The Future of the Decentralised Workplace

Over the summer we spent a lot of time scrubbing our thesis on Work and Knowledge.

The Future of the Decentralised Workplace
Photo by Windows / Unsplash

Over the summer we spent a lot of time scrubbing our thesis on Work and Knowledge. We dug into many different interesting themes, but spent the most time looking at what we call the Decentralised Workplace. Below are some of our thoughts on the subject that we would like to share with you.

Decentralised Workplace Thesis

The team continues to carry out a number of thesis “deep dives” on the key themes within our four sectors of focus (Work & Knowledge, Capital & Finance, Health & Wellbeing, Gaming, and Community & Leisure). In this month’s newsletter, we have chosen to focus on the “Decentralised Workplace”, one of the most exciting and important themes within the Work & Knowledge sector. There is much to unpack, but in the interest of concision, we will focus on explaining what we mean by the Decentralised Workplace, its increasing relevance and the levers that make it one of the cornerstones of the future of work.

Distinction between the Centralised and Decentralised Workplaces

The traditional form of workplace has been the centralised workplace, characterised by large physical offices where 90%+ of a company’s workforce would work on site. While the centralised workplace is typified by the concentration of people and resources in specific locations, the Decentralised Workplace is characterised by the lack of constraints.
The Decentralised Workplace is dismantling our traditional perception of work. Where you work, how you work, and what you are doing has become extremely dynamic, providing a lot more power and choice to the employee. While remote working has been a trend for many years, the COVID-19 pandemic has led to its broad acceptance across most industries.

Why now?

The drive towards remote working is due to the evolution and (the partially COVID-induced) adoption of a host of tools, which have removed the requirement to be physically present in the same location as your co-workers. For example, collaboration tools providing chat, video, and asynchronous communication are eating away at the need for physical meetings and ultimately causing the death of geography. Teams working remotely are proving to be as efficient as teams working together in situ. The growth of cloud-based software, which allows access to databases, project management tools, and workflows that are constantly updated, has facilitated this. Additionally, broadband infrastructure is getting better and better at creating the odd reality that connectivity can be stronger outside a central office location, making the home sometimes a better place to stay in touch and communicate with your partners across the globe. We are witnessing an acceleration in both the speed of creation and adoption of these tools, with many products that were relatively unknown pre-COVID becoming ubiquitous.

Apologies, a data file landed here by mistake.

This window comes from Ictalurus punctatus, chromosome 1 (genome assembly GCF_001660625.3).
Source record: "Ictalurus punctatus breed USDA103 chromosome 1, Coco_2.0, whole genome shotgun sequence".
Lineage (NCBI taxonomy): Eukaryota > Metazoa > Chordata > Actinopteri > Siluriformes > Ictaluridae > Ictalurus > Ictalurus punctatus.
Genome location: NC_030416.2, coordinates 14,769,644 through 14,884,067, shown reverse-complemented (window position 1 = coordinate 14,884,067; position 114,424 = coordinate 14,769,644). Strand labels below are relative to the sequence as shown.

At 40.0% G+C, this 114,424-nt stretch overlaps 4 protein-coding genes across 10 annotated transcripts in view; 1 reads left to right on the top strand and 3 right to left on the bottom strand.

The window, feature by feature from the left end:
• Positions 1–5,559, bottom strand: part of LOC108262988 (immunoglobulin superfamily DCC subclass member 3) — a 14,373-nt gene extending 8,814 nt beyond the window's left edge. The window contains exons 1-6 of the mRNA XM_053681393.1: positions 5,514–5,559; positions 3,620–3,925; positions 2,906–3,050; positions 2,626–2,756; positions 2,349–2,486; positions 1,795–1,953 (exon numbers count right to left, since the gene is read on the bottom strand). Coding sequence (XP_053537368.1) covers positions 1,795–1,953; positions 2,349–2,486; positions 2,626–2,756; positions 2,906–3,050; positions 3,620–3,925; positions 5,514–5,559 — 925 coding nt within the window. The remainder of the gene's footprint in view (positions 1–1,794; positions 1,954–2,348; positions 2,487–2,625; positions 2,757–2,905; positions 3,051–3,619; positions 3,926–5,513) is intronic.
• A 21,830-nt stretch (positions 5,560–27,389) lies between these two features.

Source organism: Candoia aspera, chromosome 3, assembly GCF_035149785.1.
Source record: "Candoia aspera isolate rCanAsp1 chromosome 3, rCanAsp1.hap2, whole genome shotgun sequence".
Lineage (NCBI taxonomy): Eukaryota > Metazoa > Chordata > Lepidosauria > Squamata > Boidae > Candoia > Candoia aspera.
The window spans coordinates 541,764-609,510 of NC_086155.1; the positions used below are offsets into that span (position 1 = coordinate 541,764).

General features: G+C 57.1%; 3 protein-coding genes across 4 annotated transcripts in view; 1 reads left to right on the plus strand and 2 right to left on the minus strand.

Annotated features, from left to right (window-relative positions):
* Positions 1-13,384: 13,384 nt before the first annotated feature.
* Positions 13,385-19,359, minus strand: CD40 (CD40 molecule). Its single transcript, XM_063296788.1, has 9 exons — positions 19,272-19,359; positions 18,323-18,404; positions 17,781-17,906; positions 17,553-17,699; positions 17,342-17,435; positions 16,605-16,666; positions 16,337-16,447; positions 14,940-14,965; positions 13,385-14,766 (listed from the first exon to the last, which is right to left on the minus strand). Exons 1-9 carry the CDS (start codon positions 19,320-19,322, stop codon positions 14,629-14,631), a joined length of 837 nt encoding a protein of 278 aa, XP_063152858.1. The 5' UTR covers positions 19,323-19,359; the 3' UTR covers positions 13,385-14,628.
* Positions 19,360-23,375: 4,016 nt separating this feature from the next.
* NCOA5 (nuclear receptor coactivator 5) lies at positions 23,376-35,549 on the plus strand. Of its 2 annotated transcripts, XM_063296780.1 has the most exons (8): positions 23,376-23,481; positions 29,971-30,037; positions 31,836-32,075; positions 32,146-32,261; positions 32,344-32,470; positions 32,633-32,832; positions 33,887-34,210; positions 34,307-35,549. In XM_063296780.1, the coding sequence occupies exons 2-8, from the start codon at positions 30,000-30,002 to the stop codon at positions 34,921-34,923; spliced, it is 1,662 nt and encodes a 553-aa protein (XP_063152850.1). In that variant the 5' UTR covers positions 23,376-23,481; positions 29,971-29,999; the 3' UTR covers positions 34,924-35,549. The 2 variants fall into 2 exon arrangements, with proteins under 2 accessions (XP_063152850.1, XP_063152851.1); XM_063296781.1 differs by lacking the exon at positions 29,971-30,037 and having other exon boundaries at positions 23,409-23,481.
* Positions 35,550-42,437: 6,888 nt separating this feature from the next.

Many of these tools started off as consumer tools that worked their way into the office environment (for example, 90% of NHS staff use WhatsApp), but now employees are using business tools on a personal basis (for example, families setting up Slack workspaces to communicate and coordinate). Work-life and personal-life are blurring together.

Why The Decentralised Workplace is here to stay:

Not every industry and sector that has been radically reshaped by the COVID-19 pandemic will stay on its current trajectory in a post-pandemic world. We believe that there is an inexorable movement from the centralised to the Decentralised Workplace, as this pandemic was an accelerant rather than the architect of this transformation.

The Decentralised Workplace exists not simply out of necessity but because it offers a number of distinct benefits over the traditional centralised model. These include:

  • Access to talent: There is a global war for talent and the pool is spread more broadly geographically than ever before.